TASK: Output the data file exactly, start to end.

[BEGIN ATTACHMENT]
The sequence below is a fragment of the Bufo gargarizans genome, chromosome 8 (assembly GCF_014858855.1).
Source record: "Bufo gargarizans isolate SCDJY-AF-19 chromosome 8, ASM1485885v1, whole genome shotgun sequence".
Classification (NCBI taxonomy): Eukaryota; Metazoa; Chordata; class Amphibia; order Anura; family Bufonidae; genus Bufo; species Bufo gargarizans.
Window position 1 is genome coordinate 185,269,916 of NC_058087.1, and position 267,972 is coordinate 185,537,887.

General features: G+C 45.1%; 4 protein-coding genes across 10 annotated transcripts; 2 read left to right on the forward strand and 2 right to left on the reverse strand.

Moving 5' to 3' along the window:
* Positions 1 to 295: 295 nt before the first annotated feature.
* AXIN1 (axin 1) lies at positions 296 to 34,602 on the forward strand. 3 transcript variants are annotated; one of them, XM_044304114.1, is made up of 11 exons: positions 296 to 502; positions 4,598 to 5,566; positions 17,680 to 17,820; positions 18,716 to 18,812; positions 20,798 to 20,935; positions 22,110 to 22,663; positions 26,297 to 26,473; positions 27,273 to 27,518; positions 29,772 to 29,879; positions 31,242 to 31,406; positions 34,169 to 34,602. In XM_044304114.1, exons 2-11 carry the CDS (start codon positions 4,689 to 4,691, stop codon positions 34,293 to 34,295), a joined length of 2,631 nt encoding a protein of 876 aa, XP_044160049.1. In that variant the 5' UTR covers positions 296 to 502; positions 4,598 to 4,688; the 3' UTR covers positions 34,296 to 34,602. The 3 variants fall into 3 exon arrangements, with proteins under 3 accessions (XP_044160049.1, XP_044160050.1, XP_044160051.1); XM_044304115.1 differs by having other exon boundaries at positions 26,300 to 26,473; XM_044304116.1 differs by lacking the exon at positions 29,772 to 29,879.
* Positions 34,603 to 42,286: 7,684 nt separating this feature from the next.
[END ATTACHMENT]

The sequence below is a fragment of the Bufo gargarizans genome, chromosome 8 (assembly GCF_014858855.1).
Source record: "Bufo gargarizans isolate SCDJY-AF-19 chromosome 8, ASM1485885v1, whole genome shotgun sequence".
Classification (NCBI taxonomy): Eukaryota; Metazoa; Chordata; class Amphibia; order Anura; family Bufonidae; genus Bufo; species Bufo gargarizans.
Window position 1 is genome coordinate 185,269,916 of NC_058087.1, and position 267,972 is coordinate 185,537,887.

General features: G+C 45.1%; 4 protein-coding genes across 10 annotated transcripts; 2 read left to right on the forward strand and 2 right to left on the reverse strand.

Moving 5' to 3' along the window:
* Positions 1 to 295: 295 nt before the first annotated feature.
* AXIN1 (axin 1) lies at positions 296 to 34,602 on the forward strand. 3 transcript variants are annotated; one of them, XM_044304114.1, is made up of 11 exons: positions 296 to 502; positions 4,598 to 5,566; positions 17,680 to 17,820; positions 18,716 to 18,812; positions 20,798 to 20,935; positions 22,110 to 22,663; positions 26,297 to 26,473; positions 27,273 to 27,518; positions 29,772 to 29,879; positions 31,242 to 31,406; positions 34,169 to 34,602. In XM_044304114.1, exons 2-11 carry the CDS (start codon positions 4,689 to 4,691, stop codon positions 34,293 to 34,295), a joined length of 2,631 nt encoding a protein of 876 aa, XP_044160049.1. In that variant the 5' UTR covers positions 296 to 502; positions 4,598 to 4,688; the 3' UTR covers positions 34,296 to 34,602. The 3 variants fall into 3 exon arrangements, with proteins under 3 accessions (XP_044160049.1, XP_044160050.1, XP_044160051.1); XM_044304115.1 differs by having other exon boundaries at positions 26,300 to 26,473; XM_044304116.1 differs by lacking the exon at positions 29,772 to 29,879.
* Positions 34,603 to 42,286: 7,684 nt separating this feature from the next.